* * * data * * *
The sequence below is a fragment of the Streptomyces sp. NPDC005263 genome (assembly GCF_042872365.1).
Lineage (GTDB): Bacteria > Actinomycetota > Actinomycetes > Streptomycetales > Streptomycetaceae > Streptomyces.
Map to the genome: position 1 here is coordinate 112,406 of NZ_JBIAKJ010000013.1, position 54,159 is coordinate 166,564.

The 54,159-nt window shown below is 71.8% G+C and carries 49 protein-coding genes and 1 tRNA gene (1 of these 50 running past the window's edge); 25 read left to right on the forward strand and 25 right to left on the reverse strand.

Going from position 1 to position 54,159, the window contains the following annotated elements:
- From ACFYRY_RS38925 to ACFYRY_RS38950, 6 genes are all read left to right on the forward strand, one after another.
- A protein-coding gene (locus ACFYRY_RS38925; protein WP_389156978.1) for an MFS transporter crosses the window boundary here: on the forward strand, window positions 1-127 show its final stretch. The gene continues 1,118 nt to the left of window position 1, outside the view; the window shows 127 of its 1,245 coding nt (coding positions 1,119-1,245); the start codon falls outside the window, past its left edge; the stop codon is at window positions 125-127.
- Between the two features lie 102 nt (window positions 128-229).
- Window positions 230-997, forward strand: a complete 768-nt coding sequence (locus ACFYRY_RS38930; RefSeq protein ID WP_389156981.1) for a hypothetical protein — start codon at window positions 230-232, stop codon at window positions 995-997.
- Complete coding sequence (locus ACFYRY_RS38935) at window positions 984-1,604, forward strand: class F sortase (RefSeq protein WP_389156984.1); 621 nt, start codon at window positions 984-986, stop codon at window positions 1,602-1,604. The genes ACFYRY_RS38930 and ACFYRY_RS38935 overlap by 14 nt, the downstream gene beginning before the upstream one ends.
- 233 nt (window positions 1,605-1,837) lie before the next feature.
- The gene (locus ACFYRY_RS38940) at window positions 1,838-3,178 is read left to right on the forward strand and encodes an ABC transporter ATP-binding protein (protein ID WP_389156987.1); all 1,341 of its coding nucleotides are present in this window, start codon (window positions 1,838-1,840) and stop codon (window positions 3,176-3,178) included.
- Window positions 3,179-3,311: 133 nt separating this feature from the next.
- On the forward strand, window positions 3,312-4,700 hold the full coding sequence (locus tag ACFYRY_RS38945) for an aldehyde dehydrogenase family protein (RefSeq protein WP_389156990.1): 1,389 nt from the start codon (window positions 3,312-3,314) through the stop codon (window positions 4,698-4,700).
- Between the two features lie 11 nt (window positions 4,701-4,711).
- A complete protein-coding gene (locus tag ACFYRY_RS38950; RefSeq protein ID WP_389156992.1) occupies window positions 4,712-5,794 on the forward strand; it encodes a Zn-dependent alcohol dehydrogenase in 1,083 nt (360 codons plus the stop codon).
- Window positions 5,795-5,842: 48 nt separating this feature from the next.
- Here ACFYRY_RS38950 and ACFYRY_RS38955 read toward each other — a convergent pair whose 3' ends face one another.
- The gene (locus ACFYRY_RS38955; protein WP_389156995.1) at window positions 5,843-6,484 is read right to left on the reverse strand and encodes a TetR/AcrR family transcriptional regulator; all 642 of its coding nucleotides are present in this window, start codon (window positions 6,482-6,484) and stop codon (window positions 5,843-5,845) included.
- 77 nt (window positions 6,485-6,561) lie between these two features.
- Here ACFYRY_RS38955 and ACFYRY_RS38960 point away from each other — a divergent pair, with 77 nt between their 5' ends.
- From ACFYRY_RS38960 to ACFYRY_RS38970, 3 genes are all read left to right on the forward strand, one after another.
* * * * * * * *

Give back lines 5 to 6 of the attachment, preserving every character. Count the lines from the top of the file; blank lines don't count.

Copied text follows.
Going from position 1 to position 54,159, the window contains the following annotated elements:
- From ACFYRY_RS38925 to ACFYRY_RS38950, 6 genes are all read left to right on the forward strand, one after another.